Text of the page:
THOMAS WEADOCK | 2/22/2009 - 3:01pm
SHOCKED!!! Absolutely shocked that a Jesuit Universit did NOT have crucifixes in classrooms. I graduated in the sixties from two Jesuit Universities (West Coast & Midwest)and we had crucifixes AND we had Jewish, Protestant, Atheists, and Agnostics...no one complained. Why do Catholic Institutions feel the need for following the Way of The Cross?
Michael R Saso | 2/20/2009 - 8:48pm
Perhaps a Byzantine icon, or the resurrected Christ with a Cross background, would be nore aesthetic than this 19th century more gauche style of a sanitized crucifixion scene, immaculate white waist cloth, from an era when faith was less politically sensitive .
Robert Koch | 2/20/2009 - 5:26pm
Boston College is a Catholic school. The crucifix is a central figure in the Catholic faith. Non-Catholic students know that BC is a Catholic College before the enroll. If they do not like Catholic references, there are thousands of other school they can and should attend. Not only was BC's belated decision to install the crucifix near mandatory, the previous exclusion was shameful. Political correctness run amuck
Mary Keane | 2/20/2009 - 4:47pm
Catholic University of America has small crucifixes in each classroom. I was quite surprised by the commentary of some of my fellow students concerning this practice: one stated that the practice was "hilarious." I was left to wonder whether the speaker would make similar comments to those from other faiths, and indeed, was puzzled as to why this individual chose to attend an institution whose name might suggest religious affiliation. In either case, it appeared that education beyond that afforded in the classroom might be indicated.
Ed Doyle | 2/20/2009 - 4:16pm
I am a 70 year old "cradle" Catholic and Georgetown graduate. Mr. Seale gets it, Fr. Mark does not. I was gratified to read your comment, Mr. Seale, and I am happy to know that we share the same belief about what is important in our faith. I believe that Cardinal McKerrick directed the hanging of the Crucifixes at GU and the local Knights of Columbus said they would buy the Crucifixes and do the actual work of hanging them if GU could not get it done.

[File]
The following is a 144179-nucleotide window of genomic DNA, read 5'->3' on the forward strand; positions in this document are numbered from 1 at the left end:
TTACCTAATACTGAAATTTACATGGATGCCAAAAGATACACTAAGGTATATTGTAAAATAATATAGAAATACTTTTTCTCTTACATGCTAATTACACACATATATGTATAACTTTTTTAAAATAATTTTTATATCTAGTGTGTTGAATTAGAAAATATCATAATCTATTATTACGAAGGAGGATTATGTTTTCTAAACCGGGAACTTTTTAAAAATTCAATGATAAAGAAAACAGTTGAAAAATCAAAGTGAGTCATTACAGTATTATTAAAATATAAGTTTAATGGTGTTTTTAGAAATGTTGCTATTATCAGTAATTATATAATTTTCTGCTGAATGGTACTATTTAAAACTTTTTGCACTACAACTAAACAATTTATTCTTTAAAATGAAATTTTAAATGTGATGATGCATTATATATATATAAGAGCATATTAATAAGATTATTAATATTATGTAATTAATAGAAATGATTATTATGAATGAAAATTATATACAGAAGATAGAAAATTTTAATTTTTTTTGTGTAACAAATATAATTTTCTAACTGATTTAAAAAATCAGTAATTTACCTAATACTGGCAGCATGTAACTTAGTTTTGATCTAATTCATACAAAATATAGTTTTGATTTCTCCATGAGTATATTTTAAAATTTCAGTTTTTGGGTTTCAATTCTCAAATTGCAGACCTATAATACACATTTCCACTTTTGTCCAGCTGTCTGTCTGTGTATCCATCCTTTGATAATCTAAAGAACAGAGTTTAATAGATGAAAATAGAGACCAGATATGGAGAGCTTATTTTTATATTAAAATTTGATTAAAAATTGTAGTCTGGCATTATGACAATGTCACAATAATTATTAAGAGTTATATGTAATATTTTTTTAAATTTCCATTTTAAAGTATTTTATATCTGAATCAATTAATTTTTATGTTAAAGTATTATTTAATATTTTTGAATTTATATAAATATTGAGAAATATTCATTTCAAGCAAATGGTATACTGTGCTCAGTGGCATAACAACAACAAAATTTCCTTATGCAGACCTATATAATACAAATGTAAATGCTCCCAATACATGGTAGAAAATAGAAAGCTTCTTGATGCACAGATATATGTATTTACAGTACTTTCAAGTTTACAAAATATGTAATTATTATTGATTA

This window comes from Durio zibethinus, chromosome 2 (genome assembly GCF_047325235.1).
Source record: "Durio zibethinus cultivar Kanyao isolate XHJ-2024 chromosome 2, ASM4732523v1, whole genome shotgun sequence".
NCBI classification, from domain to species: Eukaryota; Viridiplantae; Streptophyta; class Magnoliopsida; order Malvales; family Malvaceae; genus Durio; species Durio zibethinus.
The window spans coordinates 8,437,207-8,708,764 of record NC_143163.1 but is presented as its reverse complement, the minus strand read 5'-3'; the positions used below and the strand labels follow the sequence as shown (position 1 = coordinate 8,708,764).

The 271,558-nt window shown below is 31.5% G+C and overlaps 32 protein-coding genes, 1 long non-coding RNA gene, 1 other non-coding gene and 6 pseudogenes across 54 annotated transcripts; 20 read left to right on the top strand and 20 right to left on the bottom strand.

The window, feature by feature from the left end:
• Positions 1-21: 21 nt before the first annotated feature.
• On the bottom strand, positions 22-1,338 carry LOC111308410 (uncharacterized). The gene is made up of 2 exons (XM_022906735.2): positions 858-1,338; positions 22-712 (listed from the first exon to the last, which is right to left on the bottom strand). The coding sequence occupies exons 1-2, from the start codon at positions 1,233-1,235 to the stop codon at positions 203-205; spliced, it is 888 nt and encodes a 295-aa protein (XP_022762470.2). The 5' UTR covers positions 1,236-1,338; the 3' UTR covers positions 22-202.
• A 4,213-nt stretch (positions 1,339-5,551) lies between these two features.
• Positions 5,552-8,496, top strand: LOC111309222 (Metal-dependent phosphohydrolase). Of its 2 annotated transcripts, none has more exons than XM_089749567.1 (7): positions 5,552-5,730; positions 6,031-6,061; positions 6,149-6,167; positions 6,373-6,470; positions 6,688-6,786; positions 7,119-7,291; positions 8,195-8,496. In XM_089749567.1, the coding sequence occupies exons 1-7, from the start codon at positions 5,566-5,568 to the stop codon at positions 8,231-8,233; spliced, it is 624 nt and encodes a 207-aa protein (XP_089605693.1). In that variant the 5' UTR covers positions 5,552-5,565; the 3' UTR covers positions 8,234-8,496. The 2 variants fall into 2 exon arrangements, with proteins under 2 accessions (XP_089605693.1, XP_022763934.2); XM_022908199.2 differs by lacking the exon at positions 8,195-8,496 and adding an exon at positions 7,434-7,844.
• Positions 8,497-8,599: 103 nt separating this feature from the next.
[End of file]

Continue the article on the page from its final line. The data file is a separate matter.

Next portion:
rayrice | 2/20/2009 - 4:13pm
Fr Leahy is correct....Jewish ,Muslim and Hindu doctors compete to work at Catholic hospitals where crucifixes are in every room.(they also want to associate with Catholic educational institutions) Why should Catholic colleges give up their identity to please a few who do not appreciate the sacrifices made by Catholic Clergy, Lay people and their friends to make excellent education possible..
Marvin Seale | 2/20/2009 - 3:28pm
I have a wealth of experience in the halls and classrooms of higher education at both public and private institutions, but no exposure to a Catholic college or university. As a recent and, as is so often the case, rather fervent convert to Catholicism, one of my main goals in the course of my remaining career is to work at a Catholic school. I find it incredible that the same constraints I feel on my faith at a secular institution may be imposed there. I will risk sounding naive in an effort to be brief and blunt, but I thought the purpose of a Catholic education was to further one's Catholic education and faith, and the emphasis should be on recruiting and retaining the faithful. If staff, faculty, and even students at BC or elsewhere want to deny or denigrate that cause, could you please move over and make room for me and my children.
MARK HALLINAN SJ | 2/20/2009 - 2:24pm